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I mean, it’s a game about stacking a ton of cards up and then they eventually fall down. It’s incredible. Rhino Hero: Super Battle was one of my Gen Con Misses in that I comically did not understand the appeal of it until I saw people playing it, and by then it was too late (and still seems to be too late to get one of those sweet capes, which is very sad). Sure, the Movement Die is kind of silly and makes the game occasionally frustratingly random, but the actual act of building up the towers gives players a lot of freedom and flexibility, especially when you modify the starting conditions (move around the bases) or play on the more complex sides. All in all, it’s a wonderful game for all ages that doesn’t take itself too seriously, and it’s definitely one of the highlights of my year. Review coming … soonish.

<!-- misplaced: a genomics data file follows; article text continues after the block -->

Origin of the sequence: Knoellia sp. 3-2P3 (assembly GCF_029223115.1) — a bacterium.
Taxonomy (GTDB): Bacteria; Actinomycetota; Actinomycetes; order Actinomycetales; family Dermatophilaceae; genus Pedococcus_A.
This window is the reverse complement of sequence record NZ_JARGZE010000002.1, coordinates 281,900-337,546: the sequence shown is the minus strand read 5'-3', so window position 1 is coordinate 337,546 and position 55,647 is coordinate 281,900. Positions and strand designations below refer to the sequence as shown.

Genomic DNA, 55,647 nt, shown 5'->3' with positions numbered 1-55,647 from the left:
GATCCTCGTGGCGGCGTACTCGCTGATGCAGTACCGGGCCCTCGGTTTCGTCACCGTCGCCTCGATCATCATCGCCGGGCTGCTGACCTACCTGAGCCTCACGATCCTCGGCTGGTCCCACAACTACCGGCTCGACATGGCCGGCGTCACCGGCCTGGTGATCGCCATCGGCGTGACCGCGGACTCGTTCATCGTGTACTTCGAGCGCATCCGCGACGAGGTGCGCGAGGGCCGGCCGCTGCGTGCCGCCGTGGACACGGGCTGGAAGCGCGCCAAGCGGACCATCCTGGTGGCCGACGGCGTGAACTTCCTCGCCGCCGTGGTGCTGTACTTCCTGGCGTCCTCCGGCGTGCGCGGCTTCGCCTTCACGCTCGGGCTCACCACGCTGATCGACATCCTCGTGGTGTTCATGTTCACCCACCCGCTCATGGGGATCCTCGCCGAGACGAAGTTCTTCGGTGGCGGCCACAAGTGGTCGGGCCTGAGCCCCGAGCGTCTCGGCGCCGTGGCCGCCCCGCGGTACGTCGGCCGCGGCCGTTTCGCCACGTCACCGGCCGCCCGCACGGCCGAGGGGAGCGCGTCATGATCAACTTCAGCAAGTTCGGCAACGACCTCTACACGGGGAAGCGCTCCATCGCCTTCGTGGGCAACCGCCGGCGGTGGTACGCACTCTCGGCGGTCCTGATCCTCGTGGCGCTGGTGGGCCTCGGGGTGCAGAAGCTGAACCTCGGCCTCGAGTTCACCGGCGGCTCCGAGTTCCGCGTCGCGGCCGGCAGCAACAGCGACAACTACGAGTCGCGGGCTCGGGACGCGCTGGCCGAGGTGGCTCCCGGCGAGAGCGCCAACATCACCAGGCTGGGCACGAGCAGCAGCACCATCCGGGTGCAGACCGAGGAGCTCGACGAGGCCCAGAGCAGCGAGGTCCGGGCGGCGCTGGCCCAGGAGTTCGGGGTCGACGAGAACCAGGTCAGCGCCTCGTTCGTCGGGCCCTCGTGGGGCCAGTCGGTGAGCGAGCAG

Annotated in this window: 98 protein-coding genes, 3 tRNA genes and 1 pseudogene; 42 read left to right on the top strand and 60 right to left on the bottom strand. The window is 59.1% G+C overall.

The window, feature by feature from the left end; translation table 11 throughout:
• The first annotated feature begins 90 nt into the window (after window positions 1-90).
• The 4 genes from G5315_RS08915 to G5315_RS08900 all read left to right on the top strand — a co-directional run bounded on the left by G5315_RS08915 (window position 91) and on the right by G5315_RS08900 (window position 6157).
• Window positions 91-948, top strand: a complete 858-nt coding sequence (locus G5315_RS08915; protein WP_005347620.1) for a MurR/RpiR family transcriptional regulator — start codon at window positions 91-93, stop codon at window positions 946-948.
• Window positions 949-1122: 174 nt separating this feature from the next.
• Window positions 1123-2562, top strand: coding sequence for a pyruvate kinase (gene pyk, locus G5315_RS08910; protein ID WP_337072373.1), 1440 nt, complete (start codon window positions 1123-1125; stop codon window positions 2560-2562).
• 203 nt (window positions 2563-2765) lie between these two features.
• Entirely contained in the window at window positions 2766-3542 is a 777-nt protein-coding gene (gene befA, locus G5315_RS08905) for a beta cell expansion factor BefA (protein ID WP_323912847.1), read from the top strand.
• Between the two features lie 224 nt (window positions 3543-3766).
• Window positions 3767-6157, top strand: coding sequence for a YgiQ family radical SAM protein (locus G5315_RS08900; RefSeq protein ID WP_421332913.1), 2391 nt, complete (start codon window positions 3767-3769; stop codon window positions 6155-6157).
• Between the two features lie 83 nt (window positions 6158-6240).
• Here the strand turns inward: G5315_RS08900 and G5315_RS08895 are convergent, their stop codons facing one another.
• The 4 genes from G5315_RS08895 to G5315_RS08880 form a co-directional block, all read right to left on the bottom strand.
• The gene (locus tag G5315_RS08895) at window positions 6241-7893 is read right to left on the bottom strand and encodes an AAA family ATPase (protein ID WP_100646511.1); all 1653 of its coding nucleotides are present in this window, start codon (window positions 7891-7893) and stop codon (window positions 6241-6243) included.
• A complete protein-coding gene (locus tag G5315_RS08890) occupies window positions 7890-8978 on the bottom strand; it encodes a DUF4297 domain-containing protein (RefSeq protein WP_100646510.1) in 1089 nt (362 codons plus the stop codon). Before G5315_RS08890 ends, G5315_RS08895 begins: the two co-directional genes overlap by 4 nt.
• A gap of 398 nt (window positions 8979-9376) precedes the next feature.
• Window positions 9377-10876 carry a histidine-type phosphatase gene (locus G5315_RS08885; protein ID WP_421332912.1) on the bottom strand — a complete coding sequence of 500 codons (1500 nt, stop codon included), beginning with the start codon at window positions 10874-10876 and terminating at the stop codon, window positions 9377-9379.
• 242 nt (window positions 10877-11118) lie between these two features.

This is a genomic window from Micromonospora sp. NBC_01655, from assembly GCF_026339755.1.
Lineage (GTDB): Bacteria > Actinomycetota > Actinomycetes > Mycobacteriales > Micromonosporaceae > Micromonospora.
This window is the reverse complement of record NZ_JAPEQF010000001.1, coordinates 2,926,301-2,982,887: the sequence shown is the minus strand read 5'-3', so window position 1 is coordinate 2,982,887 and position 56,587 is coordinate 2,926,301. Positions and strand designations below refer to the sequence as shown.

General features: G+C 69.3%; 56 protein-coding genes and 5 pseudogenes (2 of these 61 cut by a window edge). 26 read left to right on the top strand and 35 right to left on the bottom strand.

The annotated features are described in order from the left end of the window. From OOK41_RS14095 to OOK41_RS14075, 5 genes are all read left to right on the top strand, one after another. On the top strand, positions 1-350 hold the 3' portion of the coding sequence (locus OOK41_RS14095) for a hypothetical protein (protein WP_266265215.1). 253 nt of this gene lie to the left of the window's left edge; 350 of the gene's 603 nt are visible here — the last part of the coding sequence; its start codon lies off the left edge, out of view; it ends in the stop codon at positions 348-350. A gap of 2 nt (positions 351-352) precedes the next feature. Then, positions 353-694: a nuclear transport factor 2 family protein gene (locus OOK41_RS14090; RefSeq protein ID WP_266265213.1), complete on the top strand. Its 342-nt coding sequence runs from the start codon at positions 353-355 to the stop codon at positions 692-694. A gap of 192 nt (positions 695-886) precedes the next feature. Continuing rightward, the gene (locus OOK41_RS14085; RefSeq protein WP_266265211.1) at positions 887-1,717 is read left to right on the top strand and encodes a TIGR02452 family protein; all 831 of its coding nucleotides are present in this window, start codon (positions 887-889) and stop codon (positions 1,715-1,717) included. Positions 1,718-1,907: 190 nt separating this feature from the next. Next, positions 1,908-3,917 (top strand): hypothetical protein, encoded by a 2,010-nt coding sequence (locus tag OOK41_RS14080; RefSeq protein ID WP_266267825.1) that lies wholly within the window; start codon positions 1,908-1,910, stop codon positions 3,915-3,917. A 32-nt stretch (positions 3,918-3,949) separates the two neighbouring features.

Fog of Love

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Fog of Love was another surprise — I have a sort-of soft spot for heavy-narrative games, such as Near and Far and Above and Below, but I hadn’t tried something that was so roleplaying-heavy (outside of my frequent D&D misadventures). Fog of Love challenged me to try a different route — rather than battling monsters or roleplaying local community meetings where I have to convince the town to overlook that I forgot to file an environmental impact report before I worked on developing the facade of a local temple (which is itself a long story), I had to try and make a complex emotional relationship work. And sometimes we did! But sometimes we didn’t. If you’re looking for a game that’s definitely not like any game you’ve played before and you don’t mind an emotional rollercoaster, Fog of Love is super interesting. For more on it, check out my review.